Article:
Linux Kernel Vulnerability
A vulnerability in the CIFS client in the Linux Kernel code makes it possible for a manipulated SMB server to cause users systems to crash or be compromised. The problem is caused by a buffer in the
CIFSTCon function in
fs/cifs/connect.c file being too small. This function is used when the server responds to a connection request for a resource, known as a Tree Connect. Overflowing the undersized buffer could allow code to be injected and executed. The bug only comes into play if the users system attempts to mount a resource on a manipulated server.
The Linux developers have already attempted to fix the problem in kernel version 220.127.116.11, by simply doubling the length of the buffer. However, they do not explicitly indicate that this problem is potentially exploitable over a network. In a blog posting (in German), the security specialist Felix von Leitner said he suspected this was a remotely exploitable CIFS issue which had been fixed in 18.104.22.168, but not mentioned in the release announcement.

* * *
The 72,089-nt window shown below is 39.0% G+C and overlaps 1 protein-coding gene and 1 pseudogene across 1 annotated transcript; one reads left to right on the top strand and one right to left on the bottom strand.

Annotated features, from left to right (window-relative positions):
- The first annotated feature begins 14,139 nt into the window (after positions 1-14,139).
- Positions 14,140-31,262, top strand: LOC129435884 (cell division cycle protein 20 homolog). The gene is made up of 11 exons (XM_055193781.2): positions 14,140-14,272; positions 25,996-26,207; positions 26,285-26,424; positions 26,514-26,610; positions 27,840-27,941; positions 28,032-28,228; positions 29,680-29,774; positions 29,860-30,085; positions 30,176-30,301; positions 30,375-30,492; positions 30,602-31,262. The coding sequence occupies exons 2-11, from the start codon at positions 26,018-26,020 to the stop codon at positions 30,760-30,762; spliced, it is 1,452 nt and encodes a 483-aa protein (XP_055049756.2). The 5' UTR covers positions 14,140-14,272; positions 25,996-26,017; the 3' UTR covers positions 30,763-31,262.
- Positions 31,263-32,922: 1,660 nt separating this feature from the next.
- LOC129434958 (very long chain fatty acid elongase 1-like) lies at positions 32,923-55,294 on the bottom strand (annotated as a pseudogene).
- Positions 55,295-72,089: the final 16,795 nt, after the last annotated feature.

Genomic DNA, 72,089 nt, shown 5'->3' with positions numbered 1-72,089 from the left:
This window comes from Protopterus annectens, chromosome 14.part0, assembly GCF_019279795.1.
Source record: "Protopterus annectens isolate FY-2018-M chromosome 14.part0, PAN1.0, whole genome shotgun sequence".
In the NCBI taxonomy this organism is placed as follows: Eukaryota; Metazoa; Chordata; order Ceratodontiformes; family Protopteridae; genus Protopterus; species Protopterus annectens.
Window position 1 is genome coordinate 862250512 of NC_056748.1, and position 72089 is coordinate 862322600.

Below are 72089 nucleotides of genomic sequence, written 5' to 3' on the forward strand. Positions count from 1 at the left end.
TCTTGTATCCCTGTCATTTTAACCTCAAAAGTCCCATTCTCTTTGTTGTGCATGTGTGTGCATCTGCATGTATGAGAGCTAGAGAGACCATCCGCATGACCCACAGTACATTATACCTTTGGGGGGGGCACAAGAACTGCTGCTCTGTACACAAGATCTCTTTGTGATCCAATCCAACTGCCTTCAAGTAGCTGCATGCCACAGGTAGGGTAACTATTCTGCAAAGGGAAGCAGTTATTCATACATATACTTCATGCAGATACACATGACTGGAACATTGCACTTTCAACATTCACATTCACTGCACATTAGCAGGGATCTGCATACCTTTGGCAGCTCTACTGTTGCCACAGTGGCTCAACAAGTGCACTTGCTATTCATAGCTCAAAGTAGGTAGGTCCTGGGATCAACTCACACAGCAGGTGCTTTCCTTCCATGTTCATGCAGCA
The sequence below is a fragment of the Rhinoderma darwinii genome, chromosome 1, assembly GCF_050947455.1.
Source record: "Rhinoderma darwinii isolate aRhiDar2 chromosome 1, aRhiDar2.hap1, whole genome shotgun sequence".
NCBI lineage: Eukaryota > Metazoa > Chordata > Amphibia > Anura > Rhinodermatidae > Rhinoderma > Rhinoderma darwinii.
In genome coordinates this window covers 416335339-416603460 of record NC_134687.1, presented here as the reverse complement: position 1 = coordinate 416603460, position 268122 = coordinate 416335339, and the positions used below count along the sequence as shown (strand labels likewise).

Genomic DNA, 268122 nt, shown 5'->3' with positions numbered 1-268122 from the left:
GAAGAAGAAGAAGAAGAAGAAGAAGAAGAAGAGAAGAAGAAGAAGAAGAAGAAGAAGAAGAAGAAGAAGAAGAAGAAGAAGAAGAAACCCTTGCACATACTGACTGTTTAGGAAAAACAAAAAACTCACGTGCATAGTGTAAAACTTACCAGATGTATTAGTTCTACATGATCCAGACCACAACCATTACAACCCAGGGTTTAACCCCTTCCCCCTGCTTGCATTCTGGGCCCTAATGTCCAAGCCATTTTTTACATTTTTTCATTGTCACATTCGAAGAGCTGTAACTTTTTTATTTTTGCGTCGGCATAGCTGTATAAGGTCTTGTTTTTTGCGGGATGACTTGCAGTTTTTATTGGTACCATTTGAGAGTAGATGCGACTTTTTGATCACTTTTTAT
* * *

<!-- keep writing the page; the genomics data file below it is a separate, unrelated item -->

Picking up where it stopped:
The CIFS developers did detail their patch for the current kernel which in turn started a discussion on the linux-cifs-client mailing list. Suresh Jayraman from SUSE said he felt that simply doubling the buffer would be insufficient and suggested quadrupling the size. The ensuing discussion led the developers to come to the conclusion that the string handling functions should be completely revised to remove the need to test the length of transferred strings.